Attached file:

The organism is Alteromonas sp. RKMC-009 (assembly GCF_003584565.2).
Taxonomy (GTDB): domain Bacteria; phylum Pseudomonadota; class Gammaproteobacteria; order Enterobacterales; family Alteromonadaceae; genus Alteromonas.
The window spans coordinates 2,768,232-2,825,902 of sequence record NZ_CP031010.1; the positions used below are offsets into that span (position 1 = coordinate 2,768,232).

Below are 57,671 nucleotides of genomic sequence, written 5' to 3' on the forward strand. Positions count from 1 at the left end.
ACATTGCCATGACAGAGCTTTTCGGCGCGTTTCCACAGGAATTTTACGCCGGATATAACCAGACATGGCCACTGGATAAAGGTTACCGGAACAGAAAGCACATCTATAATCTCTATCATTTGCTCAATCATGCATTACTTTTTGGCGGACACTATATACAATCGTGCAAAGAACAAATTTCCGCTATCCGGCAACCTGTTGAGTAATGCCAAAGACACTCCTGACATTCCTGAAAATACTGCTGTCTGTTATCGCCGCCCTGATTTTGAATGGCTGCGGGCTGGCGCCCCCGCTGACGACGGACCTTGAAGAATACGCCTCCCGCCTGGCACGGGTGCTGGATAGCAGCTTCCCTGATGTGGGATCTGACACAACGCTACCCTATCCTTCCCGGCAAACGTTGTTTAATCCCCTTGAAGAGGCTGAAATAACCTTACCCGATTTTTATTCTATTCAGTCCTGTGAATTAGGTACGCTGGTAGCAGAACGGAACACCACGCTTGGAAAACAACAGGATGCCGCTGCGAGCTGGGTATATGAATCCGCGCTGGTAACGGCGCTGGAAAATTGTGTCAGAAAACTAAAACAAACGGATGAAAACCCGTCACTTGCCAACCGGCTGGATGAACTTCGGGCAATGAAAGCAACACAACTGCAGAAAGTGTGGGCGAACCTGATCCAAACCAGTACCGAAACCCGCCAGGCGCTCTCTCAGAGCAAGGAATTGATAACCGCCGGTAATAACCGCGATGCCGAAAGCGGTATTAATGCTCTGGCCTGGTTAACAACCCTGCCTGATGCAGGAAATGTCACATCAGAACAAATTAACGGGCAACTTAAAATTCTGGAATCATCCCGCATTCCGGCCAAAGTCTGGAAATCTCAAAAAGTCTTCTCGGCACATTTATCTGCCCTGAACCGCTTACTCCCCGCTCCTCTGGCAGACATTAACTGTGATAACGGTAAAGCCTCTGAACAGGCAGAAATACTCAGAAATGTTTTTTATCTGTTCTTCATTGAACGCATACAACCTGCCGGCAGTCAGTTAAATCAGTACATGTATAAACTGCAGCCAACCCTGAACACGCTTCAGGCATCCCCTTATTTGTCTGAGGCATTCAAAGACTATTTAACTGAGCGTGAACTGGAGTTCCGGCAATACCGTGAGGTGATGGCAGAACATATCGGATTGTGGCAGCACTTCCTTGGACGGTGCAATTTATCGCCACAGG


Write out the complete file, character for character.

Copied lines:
The organism is Alteromonas sp. RKMC-009 (assembly GCF_003584565.2).
Taxonomy (GTDB): domain Bacteria; phylum Pseudomonadota; class Gammaproteobacteria; order Enterobacterales; family Alteromonadaceae; genus Alteromonas.
The window spans coordinates 2,768,232-2,825,902 of sequence record NZ_CP031010.1; the positions used below are offsets into that span (position 1 = coordinate 2,768,232).

Below are 57,671 nucleotides of genomic sequence, written 5' to 3' on the forward strand. Positions count from 1 at the left end.
ACATTGCCATGACAGAGCTTTTCGGCGCGTTTCCACAGGAATTTTACGCCGGATATAACCAGACATGGCCACTGGATAAAGGTTACCGGAACAGAAAGCACATCTATAATCTCTATCATTTGCTCAATCATGCATTACTTTTTGGCGGACACTATATACAATCGTGCAAAGAACAAATTTCCGCTATCCGGCAACCTGTTGAGTAATGCCAAAGACACTCCTGACATTCCTGAAAATACTGCTGTCTGTTATCGCCGCCCTGATTTTGAATGGCTGCGGGCTGGCGCCCCCGCTGACGACGGACCTTGAAGAATACGCCTCCCGCCTGGCACGGGTGCTGGATAGCAGCTTCCCTGATGTGGGATCTGACACAACGCTACCCTATCCTTCCCGGCAAACGTTGTTTAATCCCCTTGAAGAGGCTGAAATAACCTTACCCGATTTTTATTCTATTCAGTCCTGTGAATTAGGTACGCTGGTAGCAGAACGGAACACCACGCTTGGAAAACAACAGGATGCCGCTGCGAGCTGGGTATATGAATCCGCGCTGGTAACGGCGCTGGAAAATTGTGTCAGAAAACTAAAACAAACGGATGAAAACCCGTCACTTGCCAACCGGCTGGATGAACTTCGGGCAATGAAAGCAACACAACTGCAGAAAGTGTGGGCGAACCTGATCCAAACCAGTACCGAAACCCGCCAGGCGCTCTCTCAGAGCAAGGAATTGATAACCGCCGGTAATAACCGCGATGCCGAAAGCGGTATTAATGCTCTGGCCTGGTTAACAACCCTGCCTGATGCAGGAAATGTCACATCAGAACAAATTAACGGGCAACTTAAAATTCTGGAATCATCCCGCATTCCGGCCAAAGTCTGGAAATCTCAAAAAGTCTTCTCGGCACATTTATCTGCCCTGAACCGCTTACTCCCCGCTCCTCTGGCAGACATTAACTGTGATAACGGTAAAGCCTCTGAACAGGCAGAAATACTCAGAAATGTTTTTTATCTGTTCTTCATTGAACGCATACAACCTGCCGGCAGTCAGTTAAATCAGTACATGTATAAACTGCAGCCAACCCTGAACACGCTTCAGGCATCCCCTTATTTGTCTGAGGCATTCAAAGACTATTTAACTGAGCGTGAACTGGAGTTCCGGCAATACCGTGAGGTGATGGCAGAACATATCGGATTGTGGCAGCACTTCCTTGGACGGTGCAATTTATCGCCACAGG